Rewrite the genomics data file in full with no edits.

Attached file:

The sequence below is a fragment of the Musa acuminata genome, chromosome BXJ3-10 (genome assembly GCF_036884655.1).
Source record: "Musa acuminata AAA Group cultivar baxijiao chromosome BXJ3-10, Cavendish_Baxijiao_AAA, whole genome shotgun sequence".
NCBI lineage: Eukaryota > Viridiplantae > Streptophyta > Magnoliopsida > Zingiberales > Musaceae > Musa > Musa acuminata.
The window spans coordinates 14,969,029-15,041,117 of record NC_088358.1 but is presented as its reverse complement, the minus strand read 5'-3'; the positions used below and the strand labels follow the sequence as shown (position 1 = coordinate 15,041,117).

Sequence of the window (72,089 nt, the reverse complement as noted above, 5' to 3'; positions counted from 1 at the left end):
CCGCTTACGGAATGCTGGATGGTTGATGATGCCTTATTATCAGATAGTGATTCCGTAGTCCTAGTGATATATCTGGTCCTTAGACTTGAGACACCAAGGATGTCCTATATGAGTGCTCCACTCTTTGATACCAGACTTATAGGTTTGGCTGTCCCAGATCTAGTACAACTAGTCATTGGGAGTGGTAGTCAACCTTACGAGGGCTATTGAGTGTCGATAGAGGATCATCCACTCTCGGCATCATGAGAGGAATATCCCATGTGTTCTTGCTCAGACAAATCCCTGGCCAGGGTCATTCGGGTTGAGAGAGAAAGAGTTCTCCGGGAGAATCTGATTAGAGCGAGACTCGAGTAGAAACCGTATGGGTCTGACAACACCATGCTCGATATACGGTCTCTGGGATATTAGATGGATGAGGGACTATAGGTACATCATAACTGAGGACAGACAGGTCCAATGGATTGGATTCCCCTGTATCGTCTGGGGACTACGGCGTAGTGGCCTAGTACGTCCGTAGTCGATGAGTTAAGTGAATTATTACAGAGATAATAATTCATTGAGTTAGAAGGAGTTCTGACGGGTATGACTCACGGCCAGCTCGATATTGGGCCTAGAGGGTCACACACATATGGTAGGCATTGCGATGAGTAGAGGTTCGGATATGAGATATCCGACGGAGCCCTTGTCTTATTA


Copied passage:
The sequence below is a fragment of the Musa acuminata genome, chromosome BXJ3-10 (genome assembly GCF_036884655.1).
Source record: "Musa acuminata AAA Group cultivar baxijiao chromosome BXJ3-10, Cavendish_Baxijiao_AAA, whole genome shotgun sequence".
NCBI lineage: Eukaryota > Viridiplantae > Streptophyta > Magnoliopsida > Zingiberales > Musaceae > Musa > Musa acuminata.
The window spans coordinates 14,969,029-15,041,117 of record NC_088358.1 but is presented as its reverse complement, the minus strand read 5'-3'; the positions used below and the strand labels follow the sequence as shown (position 1 = coordinate 15,041,117).

Sequence of the window (72,089 nt, the reverse complement as noted above, 5' to 3'; positions counted from 1 at the left end):
CCGCTTACGGAATGCTGGATGGTTGATGATGCCTTATTATCAGATAGTGATTCCGTAGTCCTAGTGATATATCTGGTCCTTAGACTTGAGACACCAAGGATGTCCTATATGAGTGCTCCACTCTTTGATACCAGACTTATAGGTTTGGCTGTCCCAGATCTAGTACAACTAGTCATTGGGAGTGGTAGTCAACCTTACGAGGGCTATTGAGTGTCGATAGAGGATCATCCACTCTCGGCATCATGAGAGGAATATCCCATGTGTTCTTGCTCAGACAAATCCCTGGCCAGGGTCATTCGGGTTGAGAGAGAAAGAGTTCTCCGGGAGAATCTGATTAGAGCGAGACTCGAGTAGAAACCGTATGGGTCTGACAACACCATGCTCGATATACGGTCTCTGGGATATTAGATGGATGAGGGACTATAGGTACATCATAACTGAGGACAGACAGGTCCAATGGATTGGATTCCCCTGTATCGTCTGGGGACTACGGCGTAGTGGCCTAGTACGTCCGTAGTCGATGAGTTAAGTGAATTATTACAGAGATAATAATTCATTGAGTTAGAAGGAGTTCTGACGGGTATGACTCACGGCCAGCTCGATATTGGGCCTAGAGGGTCACACACATATGGTAGGCATTGCGATGAGTAGAGGTTCGGATATGAGATATCCGACGGAGCCCTTGTCTTATTA